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Gag order denied in school lawsuit

A judge has denied the request for a gag order filed by lawyers representing the contractor and architect for Moton and Deltona elementary schools.

The Hernando County School Board sued the two parties last year, claiming that the cracks and settling in the schools were unacceptable. The request for a gag order, filed about a month ago, claimed that the School Board's lawyer in the matter, Chris Weiss, was trying to use news coverage to influence the case.

The ruling, was made this week by Circuit Judge Richard Tombrink Jr.

Joe Mason, the lawyer representing the contractor and the architect, said that Tombrink told the court he would consider the matter again if it became more relevant.

And, Mason said, maybe just bringing up the issue would discourage excessive public discussion of the case.

"Hopefully, the fact that issues have been called to everyone's attention will obviate the need to bring this up again," Mason said.

Weiss, meanwhile, said the request was an outrageous attempt to breach Florida's Sunshine Law.

"I knew just as sure as God made green apples that the judge was not going to issue that gag order," Weiss said.

The School Board is seeking compensation for the cracks and settling at the two schools. The suit claims that the problems are the fault of the contractor, Batson-Cook Associates of Tampa, and the architect, Goldman and Associates of Brooksville.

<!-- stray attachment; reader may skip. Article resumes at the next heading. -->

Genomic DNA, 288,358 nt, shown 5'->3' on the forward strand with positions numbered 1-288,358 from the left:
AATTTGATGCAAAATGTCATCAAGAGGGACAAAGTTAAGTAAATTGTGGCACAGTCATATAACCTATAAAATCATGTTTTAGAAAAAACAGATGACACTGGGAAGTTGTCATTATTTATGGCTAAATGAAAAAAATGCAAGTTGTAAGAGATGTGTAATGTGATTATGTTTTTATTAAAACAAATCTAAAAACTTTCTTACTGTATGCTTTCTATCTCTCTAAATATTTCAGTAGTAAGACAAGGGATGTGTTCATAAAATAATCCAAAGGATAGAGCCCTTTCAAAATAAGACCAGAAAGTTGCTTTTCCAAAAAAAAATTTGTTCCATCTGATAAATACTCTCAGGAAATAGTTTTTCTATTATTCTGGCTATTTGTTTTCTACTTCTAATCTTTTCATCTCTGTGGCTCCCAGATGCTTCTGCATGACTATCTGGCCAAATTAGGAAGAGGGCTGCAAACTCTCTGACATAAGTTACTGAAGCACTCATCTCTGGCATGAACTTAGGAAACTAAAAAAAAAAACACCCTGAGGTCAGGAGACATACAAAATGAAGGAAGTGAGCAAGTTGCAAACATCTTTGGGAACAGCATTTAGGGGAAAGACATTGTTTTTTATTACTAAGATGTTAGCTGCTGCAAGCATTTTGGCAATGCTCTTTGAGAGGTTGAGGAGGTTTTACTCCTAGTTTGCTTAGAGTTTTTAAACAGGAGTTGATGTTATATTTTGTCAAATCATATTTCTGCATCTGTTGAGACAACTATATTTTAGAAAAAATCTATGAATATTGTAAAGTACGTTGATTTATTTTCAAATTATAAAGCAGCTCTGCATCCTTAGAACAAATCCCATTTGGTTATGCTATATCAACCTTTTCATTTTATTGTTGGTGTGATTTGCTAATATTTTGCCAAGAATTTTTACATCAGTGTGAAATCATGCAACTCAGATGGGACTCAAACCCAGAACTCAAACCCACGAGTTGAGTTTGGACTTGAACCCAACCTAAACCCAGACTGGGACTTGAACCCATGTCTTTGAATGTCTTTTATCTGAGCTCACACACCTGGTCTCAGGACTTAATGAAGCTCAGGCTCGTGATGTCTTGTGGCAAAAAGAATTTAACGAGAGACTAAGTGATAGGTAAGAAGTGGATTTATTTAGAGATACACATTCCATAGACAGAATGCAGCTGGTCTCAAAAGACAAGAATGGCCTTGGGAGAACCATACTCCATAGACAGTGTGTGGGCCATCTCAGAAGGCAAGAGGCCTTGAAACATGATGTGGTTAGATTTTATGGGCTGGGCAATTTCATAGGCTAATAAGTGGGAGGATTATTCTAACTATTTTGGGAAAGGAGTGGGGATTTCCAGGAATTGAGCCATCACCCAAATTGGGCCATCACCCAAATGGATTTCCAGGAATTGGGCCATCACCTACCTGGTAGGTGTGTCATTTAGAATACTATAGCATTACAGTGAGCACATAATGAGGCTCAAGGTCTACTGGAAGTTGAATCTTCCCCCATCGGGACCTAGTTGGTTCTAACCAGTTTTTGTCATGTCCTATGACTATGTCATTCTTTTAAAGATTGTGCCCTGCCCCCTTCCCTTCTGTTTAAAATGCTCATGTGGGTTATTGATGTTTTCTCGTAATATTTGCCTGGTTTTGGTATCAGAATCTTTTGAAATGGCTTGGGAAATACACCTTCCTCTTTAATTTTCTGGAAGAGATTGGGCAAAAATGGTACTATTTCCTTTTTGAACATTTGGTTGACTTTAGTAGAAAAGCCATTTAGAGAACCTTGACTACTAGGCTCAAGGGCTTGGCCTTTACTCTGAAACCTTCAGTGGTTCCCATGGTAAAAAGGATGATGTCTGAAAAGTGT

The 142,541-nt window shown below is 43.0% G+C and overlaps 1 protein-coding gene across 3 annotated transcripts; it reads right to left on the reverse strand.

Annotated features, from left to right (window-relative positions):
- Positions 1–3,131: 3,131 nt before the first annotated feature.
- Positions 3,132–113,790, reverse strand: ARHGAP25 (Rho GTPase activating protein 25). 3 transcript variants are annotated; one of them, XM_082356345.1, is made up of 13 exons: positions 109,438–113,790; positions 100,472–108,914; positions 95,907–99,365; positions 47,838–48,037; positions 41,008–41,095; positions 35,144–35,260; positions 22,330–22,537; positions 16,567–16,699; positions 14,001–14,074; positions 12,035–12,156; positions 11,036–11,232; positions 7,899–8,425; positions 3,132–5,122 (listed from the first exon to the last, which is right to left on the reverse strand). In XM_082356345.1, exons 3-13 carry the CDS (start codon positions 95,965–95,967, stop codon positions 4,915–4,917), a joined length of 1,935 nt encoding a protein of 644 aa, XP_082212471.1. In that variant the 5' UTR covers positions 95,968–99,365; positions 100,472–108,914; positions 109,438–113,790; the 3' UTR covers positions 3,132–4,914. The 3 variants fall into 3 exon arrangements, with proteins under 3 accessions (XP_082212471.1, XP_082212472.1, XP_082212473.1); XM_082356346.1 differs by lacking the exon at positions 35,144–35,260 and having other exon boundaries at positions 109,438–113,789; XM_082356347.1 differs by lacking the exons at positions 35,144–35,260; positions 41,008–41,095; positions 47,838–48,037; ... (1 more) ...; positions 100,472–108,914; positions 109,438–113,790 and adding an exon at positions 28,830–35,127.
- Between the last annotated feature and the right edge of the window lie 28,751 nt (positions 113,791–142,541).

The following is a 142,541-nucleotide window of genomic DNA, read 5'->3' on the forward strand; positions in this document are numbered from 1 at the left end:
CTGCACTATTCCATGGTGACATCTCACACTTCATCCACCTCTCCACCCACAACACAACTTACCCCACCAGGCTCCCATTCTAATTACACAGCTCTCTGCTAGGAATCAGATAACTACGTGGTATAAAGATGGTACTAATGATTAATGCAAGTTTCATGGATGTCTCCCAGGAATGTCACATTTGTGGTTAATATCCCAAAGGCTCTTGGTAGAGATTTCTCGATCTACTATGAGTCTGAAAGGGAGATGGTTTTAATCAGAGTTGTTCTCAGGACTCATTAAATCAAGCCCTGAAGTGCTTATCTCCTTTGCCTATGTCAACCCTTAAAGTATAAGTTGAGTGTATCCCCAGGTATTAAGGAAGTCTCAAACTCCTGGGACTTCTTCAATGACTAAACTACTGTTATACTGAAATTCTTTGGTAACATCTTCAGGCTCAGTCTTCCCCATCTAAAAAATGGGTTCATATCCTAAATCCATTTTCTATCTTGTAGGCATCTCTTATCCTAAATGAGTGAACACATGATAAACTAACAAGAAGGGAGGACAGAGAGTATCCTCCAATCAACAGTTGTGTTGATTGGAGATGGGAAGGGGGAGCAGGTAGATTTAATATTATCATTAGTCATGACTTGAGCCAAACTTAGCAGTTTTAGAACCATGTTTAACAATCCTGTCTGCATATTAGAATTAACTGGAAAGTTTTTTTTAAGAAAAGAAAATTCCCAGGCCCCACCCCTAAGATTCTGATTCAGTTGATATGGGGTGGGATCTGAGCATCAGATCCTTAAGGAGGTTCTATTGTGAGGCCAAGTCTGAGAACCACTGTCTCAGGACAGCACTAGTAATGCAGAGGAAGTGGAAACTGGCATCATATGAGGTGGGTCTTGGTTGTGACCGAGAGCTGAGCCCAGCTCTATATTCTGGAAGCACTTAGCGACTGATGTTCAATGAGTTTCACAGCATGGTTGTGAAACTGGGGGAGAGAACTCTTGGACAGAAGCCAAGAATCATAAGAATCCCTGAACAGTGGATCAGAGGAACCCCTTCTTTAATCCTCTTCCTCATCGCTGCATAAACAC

The request filed by Mason referred to two stories, one in the Times and another in the Tampa Tribune. It claimed that the comments by Weiss and the School Board are "exemplars of such efforts to gain public sympathy."

It asked Tombrink to grant a general order covering "all parties to this action," prohibiting them from making any public comment outside court.

Weiss said both the stories were accounts from regular School Board meetings. Gagging participants not only would limit public access to the civil case, but also would stifle the public's right to know about the School Board's decisions, Weiss said.

One of the stories, he said, reported on his request for more money from the School Board to hire an expert witness. A gag on that would mean that the School Board would be spending public money without the public's knowledge, Weiss said.

Mason said his request for a gag order was not just in response to the newspaper articles. Comparing it to a flu shot, he said the order was meant to anticipate future problems caused by excessive publicity.

"The issue wasn't whether there had been a lot of publicity now. The issue was whether there would be publicity in the future," Mason said.

He also said that with three newspapers competing in Hernando County, there is a great potential for excessive coverage.

"I've always contended that this is an overreported community," he said.